Advances in alcoholism treatment in recent
years have provided more choices for patients
and health professionals.
treat alcoholism. Newer medications
acamprosate) can make it easier to
quit drinking by offsetting changes
in the brain caused by alcoholism.
They don't make
you sick if you do drink, unlike an
older medication (disulfiram). None
of these medications are addictive.
They can also be combined with support
groups or alcohol counseling.
In addition to specialists, your regular
doctor can now treat alcohol problems
using the new medications and several
brief office visits for support. See
resources for more information.
- Alcohol counseling. "Talk
therapy" also works well. There are
several counseling approaches that are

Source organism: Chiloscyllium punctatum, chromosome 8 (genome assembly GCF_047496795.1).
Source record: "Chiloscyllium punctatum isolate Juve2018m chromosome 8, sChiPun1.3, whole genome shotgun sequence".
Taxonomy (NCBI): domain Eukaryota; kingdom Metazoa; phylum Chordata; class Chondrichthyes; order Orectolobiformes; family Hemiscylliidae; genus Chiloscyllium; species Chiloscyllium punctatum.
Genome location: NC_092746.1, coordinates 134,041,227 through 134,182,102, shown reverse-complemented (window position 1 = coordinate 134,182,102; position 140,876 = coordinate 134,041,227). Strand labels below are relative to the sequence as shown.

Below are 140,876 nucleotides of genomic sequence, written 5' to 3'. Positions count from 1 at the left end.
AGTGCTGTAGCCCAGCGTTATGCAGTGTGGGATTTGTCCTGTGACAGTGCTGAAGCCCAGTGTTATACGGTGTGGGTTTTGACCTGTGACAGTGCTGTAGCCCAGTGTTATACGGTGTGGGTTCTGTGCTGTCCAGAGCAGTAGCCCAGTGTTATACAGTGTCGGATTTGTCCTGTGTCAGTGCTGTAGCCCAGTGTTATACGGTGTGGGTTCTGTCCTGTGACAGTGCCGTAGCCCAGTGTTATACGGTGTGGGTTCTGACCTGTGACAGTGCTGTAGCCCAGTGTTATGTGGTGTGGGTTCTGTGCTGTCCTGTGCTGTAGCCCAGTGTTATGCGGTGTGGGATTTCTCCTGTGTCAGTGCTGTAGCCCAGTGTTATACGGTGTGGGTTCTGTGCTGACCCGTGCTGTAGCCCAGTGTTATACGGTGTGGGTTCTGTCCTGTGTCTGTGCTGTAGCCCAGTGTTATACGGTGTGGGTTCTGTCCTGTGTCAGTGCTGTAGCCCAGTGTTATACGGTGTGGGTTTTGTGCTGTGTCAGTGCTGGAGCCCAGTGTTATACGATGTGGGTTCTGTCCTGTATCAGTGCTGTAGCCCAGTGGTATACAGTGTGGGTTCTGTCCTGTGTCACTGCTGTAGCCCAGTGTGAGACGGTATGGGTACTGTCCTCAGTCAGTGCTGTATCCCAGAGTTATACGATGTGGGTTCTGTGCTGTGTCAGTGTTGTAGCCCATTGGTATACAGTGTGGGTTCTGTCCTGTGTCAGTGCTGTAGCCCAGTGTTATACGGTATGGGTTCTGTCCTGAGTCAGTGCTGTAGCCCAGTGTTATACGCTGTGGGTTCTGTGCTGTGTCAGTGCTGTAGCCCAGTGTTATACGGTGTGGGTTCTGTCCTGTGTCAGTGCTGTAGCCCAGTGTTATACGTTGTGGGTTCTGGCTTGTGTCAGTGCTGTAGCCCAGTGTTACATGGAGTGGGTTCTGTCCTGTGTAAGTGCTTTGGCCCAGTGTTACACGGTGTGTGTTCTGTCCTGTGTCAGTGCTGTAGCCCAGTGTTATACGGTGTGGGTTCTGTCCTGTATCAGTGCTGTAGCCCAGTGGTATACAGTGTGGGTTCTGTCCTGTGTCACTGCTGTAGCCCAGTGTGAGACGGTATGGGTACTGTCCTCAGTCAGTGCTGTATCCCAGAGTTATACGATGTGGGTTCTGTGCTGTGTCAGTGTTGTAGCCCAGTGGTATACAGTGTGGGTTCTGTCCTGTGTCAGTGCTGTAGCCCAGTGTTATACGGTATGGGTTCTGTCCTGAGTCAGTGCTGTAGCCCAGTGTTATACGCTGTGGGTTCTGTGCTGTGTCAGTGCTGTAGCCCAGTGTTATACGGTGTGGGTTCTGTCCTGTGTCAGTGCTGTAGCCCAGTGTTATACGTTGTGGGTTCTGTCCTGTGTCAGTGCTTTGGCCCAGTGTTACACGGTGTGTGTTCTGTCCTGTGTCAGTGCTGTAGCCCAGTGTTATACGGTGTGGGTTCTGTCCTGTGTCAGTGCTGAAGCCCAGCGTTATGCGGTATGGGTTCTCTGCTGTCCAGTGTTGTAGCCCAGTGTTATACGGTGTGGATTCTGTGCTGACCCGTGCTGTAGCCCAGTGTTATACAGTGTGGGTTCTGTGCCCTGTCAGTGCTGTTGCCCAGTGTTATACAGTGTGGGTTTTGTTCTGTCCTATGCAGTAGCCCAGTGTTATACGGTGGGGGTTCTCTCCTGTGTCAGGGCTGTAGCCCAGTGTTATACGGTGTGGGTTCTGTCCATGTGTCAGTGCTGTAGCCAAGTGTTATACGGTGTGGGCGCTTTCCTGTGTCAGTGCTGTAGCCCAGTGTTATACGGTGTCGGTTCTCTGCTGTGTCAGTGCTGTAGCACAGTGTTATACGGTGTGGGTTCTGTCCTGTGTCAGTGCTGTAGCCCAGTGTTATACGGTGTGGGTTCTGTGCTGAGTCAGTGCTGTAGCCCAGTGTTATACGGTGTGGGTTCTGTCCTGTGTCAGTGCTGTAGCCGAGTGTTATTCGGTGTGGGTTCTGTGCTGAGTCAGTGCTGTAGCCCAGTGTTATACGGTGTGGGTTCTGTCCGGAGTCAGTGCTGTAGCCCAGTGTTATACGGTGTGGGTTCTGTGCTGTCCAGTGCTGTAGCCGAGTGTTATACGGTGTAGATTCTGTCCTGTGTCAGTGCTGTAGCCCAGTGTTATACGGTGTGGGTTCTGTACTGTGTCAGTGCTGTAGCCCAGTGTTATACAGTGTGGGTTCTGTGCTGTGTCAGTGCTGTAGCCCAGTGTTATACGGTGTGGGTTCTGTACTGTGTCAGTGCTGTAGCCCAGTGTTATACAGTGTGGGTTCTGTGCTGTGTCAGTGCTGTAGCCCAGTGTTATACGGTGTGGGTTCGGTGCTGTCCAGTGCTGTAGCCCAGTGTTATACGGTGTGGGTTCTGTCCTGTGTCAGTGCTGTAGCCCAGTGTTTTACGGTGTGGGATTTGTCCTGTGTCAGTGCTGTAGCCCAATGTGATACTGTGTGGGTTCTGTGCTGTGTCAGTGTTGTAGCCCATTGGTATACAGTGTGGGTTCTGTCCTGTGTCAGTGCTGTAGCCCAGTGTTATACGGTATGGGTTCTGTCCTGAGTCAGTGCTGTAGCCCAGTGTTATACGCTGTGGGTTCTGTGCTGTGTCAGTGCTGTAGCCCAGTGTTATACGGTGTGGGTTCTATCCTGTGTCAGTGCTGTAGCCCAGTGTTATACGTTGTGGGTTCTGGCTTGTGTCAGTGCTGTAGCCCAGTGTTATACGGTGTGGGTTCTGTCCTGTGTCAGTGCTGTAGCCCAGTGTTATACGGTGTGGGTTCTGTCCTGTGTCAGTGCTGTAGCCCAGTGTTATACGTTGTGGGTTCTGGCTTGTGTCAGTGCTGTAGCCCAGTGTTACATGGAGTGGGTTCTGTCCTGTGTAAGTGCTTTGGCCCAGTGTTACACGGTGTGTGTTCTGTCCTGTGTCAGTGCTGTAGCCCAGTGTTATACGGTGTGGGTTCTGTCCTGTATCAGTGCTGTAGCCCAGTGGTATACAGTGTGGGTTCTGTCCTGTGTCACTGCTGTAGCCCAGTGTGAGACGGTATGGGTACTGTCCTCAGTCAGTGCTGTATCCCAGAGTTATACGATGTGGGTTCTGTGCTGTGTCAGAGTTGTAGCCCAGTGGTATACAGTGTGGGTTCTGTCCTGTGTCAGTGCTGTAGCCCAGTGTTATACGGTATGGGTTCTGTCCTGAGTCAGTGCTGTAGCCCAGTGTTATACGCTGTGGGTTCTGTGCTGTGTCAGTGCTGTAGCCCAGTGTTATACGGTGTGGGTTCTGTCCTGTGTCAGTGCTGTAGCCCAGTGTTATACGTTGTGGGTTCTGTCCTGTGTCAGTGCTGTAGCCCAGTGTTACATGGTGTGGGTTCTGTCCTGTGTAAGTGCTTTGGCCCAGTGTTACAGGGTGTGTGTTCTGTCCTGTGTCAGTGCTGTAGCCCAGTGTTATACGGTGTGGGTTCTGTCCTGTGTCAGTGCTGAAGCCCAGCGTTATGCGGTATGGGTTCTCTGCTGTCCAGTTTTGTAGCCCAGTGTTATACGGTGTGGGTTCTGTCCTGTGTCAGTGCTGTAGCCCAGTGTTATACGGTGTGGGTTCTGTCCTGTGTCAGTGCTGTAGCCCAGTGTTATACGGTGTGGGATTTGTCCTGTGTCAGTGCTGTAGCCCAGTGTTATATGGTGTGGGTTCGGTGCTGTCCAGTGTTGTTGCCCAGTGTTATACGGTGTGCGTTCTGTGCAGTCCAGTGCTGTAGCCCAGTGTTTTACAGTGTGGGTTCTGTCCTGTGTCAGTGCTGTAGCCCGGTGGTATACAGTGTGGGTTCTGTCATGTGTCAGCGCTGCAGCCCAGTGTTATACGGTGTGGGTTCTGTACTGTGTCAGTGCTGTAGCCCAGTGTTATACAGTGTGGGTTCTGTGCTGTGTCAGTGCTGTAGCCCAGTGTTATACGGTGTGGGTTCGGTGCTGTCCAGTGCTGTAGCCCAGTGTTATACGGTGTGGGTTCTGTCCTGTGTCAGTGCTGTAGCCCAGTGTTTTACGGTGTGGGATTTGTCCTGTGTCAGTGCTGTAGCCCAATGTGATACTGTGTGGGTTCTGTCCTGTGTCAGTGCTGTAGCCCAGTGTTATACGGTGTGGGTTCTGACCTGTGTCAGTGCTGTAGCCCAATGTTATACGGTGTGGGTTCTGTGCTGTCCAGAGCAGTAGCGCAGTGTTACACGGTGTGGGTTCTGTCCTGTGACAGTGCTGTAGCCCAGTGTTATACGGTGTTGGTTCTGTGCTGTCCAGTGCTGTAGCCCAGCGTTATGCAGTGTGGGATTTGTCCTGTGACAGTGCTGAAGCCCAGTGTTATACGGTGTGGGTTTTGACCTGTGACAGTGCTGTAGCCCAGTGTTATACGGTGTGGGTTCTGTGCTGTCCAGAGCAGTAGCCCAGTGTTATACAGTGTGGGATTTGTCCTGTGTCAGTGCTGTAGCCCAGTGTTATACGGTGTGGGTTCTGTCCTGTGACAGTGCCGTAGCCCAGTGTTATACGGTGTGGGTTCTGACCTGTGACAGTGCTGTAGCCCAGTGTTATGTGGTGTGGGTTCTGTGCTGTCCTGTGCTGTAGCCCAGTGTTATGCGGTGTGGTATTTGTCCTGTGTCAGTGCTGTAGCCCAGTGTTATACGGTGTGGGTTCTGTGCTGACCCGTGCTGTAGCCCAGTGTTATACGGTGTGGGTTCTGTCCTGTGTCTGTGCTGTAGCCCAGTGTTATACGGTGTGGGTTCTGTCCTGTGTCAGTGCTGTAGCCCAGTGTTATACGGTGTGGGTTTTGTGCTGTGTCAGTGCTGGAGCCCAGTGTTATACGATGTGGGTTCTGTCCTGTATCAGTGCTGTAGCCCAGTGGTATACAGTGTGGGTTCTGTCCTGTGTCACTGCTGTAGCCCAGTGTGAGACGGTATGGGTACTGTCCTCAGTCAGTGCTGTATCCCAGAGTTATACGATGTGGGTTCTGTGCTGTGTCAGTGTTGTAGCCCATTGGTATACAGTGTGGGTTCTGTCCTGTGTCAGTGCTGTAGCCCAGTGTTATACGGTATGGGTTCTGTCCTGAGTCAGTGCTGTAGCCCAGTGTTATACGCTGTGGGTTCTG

about equally effective—12 step, cognitive-behavioral,
or a combination. Getting help in itself
appears to be more important than the
particular approach used, as long as it
offers empathy, avoids heavy confrontation,
strengthens motivation, and provides concrete
ways to change drinking behavior. See resources for
help you find a psychiatrist, psychologist,
social worker, or other substance abuse
- Specialized, intensive treatment
programs. Some people will
need more intensive programs. See resources for
a treatment locator.
If you need a referral to a program,
ask your doctor.
Feeling depressed or anxious?
It's common for people
with alcohol problems to
feel depressed or anxious.
Mild symptoms may go away if you cut down
or stop drinking. See a doctor or mental
health professional if symptoms persist
or get worse. If you're having suicidal
thoughts, call your health care provider,
or go to the nearest emergency room right
away. Effective treatment is available
to help you through this difficult time.
Information about depression, anxiety, and other
mental health topics is available from the National
Institute of Mental Health